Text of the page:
After Noah and I returned to California from our short-lived ChargeCard road trip and got through fulfilling all of the original Kickstarter backers' orders at my parent's garage in Agoura Hills, it was time to figure out what was next.
At this point, Nomad didn't officially exist yet, and we were still just ChargeCard Project. The more time we spent working out of my parent's garage in Agoura, the more we realized that we needed a change of scenery to continue growing as a company. Eventually, Noah and I decided that our next phase would be to move out of the garage, pack everything up, and head north!
We settled for heading up to San Francisco. Getting out of Southern California and heading for the greater bay area seemed like a good call. At the time, it felt like San Francisco was going through another gold rush, although unlike the first one that built the city, this was founded on ideas and new ways of doing things, rather than riverbed mining and prospecting. It also felt different than the original dotcom boom. This felt like a new wave of eCommerce, in which companies that weren't traditional "tech" companies were participating in.
When we arrived in San Francisco we, in true Nomad fashion, were still without an office. However, we had arrived in what felt like the beating heart of entrepreneurship, new ideas and new companies at the time. We had learned a lot from our first Kickstarter with ChargeCard, but we were ready to grow even more in the incredibly dynamic Bay Area and Silicon Valley. After about two weeks of coworking spaces, we did finally land in an actual office. The dynamic environment, with startups seemingly rising up out of nowhere on a daily basis was inspiring and it drove us to look at what it would take to grow Nomad beyond just creating products on Kickstarter.
Right at the time of our San Francisco move, the iPhone 5 was coming out, and we were ready to launch our new version of ChargeCard for the new phone. We were met with our first serious challenge: Apple's introduction of the Lightning port. At the time, we were still making ChargeCard in the USA. However, the introduction of the Lightning port on the iPhone 5 threw a major curveball our way. All of a sudden, we had to change the tooling on ChargeCard. When we went to do this at our factory in California, it quickly became apparent that the technology and know-how to rapidly alter the tooling just was not there. We had to go to China. Shortly after that, Noah and I were getting on a plane to head to China and see about getting this thing done. Thanks to some friends who had done some manufacturing in China, as well as some supplier contacts we had made while making ChargeCard V1, we had already found a factory that could help before landing. The next month or so in China was a whirlwind, where Noah and I navigated culture shock, the marketing side of ChargeCard V2, as well as producing the actual product, all while in China! Eventually, we were able to get our updated tooling pushed through and up to spec and actually launch our next product.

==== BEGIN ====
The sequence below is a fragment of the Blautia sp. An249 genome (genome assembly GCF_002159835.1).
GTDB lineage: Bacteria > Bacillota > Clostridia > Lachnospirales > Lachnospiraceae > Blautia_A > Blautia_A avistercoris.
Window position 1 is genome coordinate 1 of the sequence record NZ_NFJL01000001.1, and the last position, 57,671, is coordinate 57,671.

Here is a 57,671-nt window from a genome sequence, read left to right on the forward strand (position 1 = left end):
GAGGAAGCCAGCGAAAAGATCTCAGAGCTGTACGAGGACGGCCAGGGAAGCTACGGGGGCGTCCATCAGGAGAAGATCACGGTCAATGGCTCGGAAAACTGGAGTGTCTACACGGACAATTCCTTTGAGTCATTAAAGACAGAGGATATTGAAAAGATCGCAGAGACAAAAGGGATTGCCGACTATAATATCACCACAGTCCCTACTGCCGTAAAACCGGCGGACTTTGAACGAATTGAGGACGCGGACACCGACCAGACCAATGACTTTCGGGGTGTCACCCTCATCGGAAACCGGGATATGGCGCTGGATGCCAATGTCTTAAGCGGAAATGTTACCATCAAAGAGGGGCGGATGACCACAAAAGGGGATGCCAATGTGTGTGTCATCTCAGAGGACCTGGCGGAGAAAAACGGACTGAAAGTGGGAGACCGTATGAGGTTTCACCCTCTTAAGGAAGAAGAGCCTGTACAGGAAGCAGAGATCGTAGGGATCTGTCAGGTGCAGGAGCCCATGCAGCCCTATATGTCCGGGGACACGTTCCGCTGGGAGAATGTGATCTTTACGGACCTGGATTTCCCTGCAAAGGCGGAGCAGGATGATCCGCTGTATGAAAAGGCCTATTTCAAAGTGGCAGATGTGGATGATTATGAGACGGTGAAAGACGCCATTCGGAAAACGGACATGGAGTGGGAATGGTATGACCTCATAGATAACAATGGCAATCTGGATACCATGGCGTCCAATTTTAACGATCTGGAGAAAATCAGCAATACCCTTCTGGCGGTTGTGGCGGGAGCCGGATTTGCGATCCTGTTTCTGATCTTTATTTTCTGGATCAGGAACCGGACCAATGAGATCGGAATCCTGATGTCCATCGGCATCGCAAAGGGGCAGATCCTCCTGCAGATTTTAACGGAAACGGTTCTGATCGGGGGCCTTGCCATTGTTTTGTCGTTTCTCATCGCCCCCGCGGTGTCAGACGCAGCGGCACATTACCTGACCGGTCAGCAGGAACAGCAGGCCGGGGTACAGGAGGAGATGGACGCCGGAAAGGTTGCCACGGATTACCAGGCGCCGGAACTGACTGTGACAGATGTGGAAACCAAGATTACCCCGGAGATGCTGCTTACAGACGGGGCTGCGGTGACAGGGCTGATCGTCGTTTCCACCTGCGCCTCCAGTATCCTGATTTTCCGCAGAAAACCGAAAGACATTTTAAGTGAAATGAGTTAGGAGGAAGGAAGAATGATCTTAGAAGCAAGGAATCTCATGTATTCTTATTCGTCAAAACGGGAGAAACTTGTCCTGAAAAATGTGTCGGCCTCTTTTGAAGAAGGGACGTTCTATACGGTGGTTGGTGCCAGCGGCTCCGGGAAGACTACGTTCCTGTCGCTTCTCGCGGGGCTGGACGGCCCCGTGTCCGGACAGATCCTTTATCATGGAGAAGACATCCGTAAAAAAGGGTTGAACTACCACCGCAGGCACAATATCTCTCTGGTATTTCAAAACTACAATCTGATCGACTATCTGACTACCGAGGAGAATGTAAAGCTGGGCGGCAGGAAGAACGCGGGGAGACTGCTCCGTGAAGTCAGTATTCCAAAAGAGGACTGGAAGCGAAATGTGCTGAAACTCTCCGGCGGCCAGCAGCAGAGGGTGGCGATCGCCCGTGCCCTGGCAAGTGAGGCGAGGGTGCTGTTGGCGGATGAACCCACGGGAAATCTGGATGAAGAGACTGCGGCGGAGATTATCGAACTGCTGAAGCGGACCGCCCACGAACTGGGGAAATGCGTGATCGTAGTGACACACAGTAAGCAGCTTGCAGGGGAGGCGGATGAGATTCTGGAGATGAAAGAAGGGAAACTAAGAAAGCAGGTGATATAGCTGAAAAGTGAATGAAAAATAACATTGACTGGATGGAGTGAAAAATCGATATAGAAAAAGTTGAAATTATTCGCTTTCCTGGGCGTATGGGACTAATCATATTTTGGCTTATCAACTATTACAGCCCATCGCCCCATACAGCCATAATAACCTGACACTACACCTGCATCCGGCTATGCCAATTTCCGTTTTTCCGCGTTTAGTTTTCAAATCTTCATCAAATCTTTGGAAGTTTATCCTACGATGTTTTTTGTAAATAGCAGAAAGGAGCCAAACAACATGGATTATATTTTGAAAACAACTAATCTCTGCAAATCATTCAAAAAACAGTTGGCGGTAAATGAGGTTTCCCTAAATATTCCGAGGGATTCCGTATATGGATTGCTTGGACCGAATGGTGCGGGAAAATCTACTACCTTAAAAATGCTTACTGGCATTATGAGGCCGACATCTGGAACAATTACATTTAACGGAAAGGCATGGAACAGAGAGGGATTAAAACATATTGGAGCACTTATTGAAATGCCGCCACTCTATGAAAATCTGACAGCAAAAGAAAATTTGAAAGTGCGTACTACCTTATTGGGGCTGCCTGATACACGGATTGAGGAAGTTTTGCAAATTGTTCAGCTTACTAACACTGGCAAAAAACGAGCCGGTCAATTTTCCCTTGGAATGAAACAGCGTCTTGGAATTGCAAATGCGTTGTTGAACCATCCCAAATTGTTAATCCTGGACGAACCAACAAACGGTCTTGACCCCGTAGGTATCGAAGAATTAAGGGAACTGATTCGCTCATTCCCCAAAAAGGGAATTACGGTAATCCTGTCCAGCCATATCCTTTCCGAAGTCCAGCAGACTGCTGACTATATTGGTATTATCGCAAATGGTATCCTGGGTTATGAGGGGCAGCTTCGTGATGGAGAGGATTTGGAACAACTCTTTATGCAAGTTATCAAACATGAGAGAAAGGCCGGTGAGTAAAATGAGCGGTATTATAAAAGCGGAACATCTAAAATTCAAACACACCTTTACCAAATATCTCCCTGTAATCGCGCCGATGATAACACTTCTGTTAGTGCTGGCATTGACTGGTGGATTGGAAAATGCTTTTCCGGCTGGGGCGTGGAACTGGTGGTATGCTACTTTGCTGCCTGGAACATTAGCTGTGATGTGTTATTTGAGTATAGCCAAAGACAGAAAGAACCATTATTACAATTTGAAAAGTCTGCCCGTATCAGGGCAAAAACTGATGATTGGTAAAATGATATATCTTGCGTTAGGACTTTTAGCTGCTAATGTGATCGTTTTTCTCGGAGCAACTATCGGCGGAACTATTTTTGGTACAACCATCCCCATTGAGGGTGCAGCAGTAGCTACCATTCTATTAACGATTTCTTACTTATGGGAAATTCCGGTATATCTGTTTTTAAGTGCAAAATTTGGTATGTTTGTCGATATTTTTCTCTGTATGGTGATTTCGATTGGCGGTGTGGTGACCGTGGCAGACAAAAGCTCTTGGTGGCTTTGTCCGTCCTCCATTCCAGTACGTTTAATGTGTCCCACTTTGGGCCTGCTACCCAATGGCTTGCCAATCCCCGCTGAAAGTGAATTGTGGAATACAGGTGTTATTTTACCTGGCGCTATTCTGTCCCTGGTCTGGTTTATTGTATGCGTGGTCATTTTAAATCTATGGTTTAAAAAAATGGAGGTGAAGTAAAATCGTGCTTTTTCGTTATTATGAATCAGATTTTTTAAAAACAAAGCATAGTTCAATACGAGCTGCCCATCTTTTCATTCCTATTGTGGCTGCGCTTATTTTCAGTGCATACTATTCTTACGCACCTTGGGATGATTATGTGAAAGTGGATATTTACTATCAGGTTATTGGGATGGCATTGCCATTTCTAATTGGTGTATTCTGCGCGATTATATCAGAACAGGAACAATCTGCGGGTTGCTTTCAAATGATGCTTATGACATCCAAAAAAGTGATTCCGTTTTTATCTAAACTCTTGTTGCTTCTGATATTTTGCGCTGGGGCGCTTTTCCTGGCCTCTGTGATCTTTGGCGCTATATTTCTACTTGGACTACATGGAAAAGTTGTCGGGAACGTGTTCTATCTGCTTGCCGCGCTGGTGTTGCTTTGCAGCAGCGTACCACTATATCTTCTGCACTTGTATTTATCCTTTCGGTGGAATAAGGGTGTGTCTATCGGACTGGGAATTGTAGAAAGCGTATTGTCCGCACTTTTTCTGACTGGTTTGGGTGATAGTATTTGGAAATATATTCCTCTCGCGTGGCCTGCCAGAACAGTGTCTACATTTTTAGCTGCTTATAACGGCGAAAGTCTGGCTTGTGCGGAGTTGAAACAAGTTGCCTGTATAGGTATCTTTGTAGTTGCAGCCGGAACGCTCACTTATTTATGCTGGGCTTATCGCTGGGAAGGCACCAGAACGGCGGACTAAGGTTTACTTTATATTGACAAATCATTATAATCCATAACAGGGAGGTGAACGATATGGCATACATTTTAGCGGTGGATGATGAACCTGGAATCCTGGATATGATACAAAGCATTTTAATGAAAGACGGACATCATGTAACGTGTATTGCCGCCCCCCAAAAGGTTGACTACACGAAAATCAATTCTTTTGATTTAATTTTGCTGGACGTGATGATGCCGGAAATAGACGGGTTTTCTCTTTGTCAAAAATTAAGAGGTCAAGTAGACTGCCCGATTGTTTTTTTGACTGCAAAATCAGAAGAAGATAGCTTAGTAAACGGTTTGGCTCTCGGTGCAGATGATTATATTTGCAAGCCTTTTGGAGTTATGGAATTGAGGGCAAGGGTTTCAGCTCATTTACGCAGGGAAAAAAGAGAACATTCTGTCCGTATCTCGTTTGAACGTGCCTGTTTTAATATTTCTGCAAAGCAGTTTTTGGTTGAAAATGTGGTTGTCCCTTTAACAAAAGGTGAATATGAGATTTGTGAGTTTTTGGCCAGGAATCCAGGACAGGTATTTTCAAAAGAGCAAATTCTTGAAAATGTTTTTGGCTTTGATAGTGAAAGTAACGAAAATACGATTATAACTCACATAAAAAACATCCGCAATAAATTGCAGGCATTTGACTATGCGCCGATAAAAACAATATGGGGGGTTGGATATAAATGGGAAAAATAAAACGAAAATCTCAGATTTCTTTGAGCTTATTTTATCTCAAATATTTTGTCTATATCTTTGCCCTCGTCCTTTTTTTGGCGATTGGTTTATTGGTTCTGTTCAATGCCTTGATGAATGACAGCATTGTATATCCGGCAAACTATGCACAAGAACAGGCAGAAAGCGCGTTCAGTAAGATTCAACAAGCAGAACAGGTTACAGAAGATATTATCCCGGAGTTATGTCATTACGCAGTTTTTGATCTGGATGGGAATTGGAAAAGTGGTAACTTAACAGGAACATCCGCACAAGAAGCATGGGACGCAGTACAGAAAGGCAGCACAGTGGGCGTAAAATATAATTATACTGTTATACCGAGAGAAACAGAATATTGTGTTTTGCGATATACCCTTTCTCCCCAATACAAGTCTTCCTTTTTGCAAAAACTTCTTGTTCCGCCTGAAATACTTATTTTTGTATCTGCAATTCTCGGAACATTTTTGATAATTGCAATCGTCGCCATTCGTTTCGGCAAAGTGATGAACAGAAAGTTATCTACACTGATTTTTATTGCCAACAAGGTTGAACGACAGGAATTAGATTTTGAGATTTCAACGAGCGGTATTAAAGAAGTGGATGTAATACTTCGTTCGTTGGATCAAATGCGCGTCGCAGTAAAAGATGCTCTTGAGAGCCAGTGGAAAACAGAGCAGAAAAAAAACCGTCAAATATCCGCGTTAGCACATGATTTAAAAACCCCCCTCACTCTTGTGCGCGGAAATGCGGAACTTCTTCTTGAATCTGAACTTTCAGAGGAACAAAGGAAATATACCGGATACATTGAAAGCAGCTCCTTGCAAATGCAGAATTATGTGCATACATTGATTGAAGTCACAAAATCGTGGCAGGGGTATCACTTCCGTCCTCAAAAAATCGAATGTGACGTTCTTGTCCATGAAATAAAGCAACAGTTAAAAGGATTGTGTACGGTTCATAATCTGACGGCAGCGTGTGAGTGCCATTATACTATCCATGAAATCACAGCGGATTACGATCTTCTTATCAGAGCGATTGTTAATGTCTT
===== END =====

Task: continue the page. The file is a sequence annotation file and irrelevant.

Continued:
When I look back on our rapid switch to manufacturing in China, it reminds me of the hustle it took to get Nomad going. Neither Noah or I knew much about manufacturing in China, and it literally took months of me living in Shenzhen to understand what we needed to do to make great products. If we had chosen to start Nomad with money from a venture capital firm, rather than what little we had in savings and the support of the Kickstarter community, our manufacturing process might have started very differently. We probably would have been advised to skip manufacturing electronics in the USA all together and would have been put in touch with a factory in China right away. Instead, we did things the hard way. We learned that the decision to move electronics manufacturing outside of the USA had happened long before we started Nomad. At the time, we were under the perception that making things in China meant making things that were not built to last. I think that since we were forced to find a factory in China that could deliver the build quality we expected, it ultimately made Nomad that much better and stronger as a company. Over almost a decade of Nomad, I have spent 2-3 months (sometimes longer) out of the year living and working in Shenzhen. I have been able to build lasting relationships with factories that see Nomad not as a customer but as part of their family. This allows us to develop products on how we want with the build quality we demand.
While the quality of certain products we've made has sometimes not met our standards, we've never wavered from our commitment to a hands-on approach. Consequently, continually improving and building better products is integral to our DNA. Ultimately we left San Francisco and returned to our home in Santa Barbara. We had to leave behind our original manufacturing partner in Los Angeles in favor of the expertise and superior build quality of our Chinese partners. Our team has grown from two to three to ten to now almost 30 people. We now make cases, cables, wireless chargers, Apple Watch Straps, etc. One thing hasn't changed: the vision and culture we built in our early days.